By Diane Nicholls
The atmosphere suddenly became tense as the police car passed the slow-moving funeral cortege on a cold winter afternoon.
One man was on his way to his last resting place and two teenaged boys were going to Maidstone to stand trial for killing him. The dead man was Edward Adams – a 53-year-old warder at Rochester’s Borstal Institution. He was known as a kind man and an efficient officer. In the car under police escort were two of Adams’s charges. One boy was to be acquitted of murder, but the other was to hear the door of the condemned cell slam behind him.
The grim meeting of the killer and the corpse took place on the Rochester-Maidstone Road on a freezing January day in 1920.
It happened five days after Frederick James Cullender had bludgeoned Adams, snatched his keys and escaped, leaving the warder lying in a pool of blood. In a way, Adams was killed because of his own kindness. He must have felt sorry for the boy who had been put in a separate cell at Borstal to await trial by the visiting committee. The lad, who was known by his alias Smith, had a bad record.
He had been convicted of larceny and shopbreaking the previous June and sent to Borstal because of a long list of previous convictions. Institution life had done nothing to improve his conduct and during his time there he had had several punishments, including a birching.
At the time of the murder he was awaiting trial for smashing Institution property. Adams could not have known that the boy had spent three days plotting his escape down to the last detail. When Smith began to create an ear-splitting din in his cell Adams allowed him outside into the corridor to help with the cleaning.
The time was 7pm on Friday, 2 January, and Smith’s plans were going according to schedule. For he knew that he had plenty of time before a more senior warder’s hourly check. And he was also sure that the alarm bell had been tampered with so it would not work if anything went wrong.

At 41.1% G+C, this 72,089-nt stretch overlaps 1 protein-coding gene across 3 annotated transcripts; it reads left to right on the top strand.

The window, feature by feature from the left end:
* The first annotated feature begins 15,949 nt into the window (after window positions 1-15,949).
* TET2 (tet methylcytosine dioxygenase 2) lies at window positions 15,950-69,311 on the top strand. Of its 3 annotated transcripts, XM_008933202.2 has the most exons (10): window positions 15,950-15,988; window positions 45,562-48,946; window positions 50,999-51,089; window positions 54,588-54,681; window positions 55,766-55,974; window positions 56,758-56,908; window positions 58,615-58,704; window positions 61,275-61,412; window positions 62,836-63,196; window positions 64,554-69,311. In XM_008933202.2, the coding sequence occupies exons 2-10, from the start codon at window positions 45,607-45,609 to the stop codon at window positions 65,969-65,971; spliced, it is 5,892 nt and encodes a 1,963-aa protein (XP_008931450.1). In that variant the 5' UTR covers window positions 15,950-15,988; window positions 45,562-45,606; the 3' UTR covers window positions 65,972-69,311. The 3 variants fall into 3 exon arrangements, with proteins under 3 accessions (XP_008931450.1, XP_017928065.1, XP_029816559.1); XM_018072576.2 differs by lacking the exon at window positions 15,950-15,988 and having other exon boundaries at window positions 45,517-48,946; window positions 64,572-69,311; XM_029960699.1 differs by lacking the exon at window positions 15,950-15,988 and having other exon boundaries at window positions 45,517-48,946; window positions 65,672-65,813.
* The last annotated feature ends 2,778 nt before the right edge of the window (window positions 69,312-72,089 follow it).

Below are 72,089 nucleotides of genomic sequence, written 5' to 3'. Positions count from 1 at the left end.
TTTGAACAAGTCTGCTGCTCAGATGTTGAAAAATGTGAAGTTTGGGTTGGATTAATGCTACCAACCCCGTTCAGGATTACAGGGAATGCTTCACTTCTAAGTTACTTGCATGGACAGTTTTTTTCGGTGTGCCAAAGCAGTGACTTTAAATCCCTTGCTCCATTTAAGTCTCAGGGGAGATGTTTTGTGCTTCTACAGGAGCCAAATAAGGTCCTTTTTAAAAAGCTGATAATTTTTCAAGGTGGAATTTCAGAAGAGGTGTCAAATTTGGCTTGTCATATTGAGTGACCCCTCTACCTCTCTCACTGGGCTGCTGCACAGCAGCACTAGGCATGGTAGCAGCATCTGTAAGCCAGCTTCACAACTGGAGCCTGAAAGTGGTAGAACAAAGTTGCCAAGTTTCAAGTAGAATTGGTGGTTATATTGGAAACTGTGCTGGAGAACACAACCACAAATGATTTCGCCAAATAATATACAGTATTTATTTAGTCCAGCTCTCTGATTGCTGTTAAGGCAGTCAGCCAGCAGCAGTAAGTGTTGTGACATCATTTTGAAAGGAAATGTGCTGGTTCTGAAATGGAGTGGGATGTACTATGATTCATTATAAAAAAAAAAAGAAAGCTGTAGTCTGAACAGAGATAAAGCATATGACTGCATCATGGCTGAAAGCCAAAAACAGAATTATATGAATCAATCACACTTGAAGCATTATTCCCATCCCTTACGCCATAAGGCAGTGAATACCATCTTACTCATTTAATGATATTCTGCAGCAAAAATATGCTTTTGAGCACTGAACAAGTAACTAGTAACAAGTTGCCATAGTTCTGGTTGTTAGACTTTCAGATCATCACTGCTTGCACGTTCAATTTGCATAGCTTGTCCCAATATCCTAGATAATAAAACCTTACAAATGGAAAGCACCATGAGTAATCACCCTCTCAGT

He crept up behind Adams as he sat at his desk writing his reports and smashed a hard wooden scrubbing brush down on the back of his head. The warder’s hat failed to cushion the blow and Adams slumped to the floor. Smith went through his pockets for his keys, grabbed a long-handled sweeping brush and ran into the darkness.
He opened the door to the yard, scaled the wall with the help of the broom and fled across country. His escape route took him through Borstal village to Wouldham and then off to Burham, keeping close to the river.
Police throughout the county and London were alerted at 7.30pm, but two Snodland officers, acting on a hunch, finally cornered Smith, huddled in a cart-shed, at midnight. The two men guessed that Smith had crossed the river by the ferry at Snodland and found their quarry at Burham Court Farm near the old church.
Smith’s plea was the cry of the hunted: “For God’s sake, let me go.” But the burly arm of the law stopped his dash for freedom and he went quietly into custody at Malling police station. He appeared in court at Rochester Guildhall the following Tuesday. With him in the dock was his fellow inmate, 17-year-old William Ernest Scutt, who had been arrested at Borstal earlier that morning. The two were remanded in custody and were being taken to Maidstone jail when they met the funeral procession coming towards them on its journey from Borstal to St Margaret’s Cemetery.
Warder Adams – a former sailor – had been a popular and respected man as the crowds at his funeral testified. The coffin, covered in a Union Jack, was borne on a gun carriage. A firing party and sailors from HMS Pembroke headed the procession and 70 prison warders followed.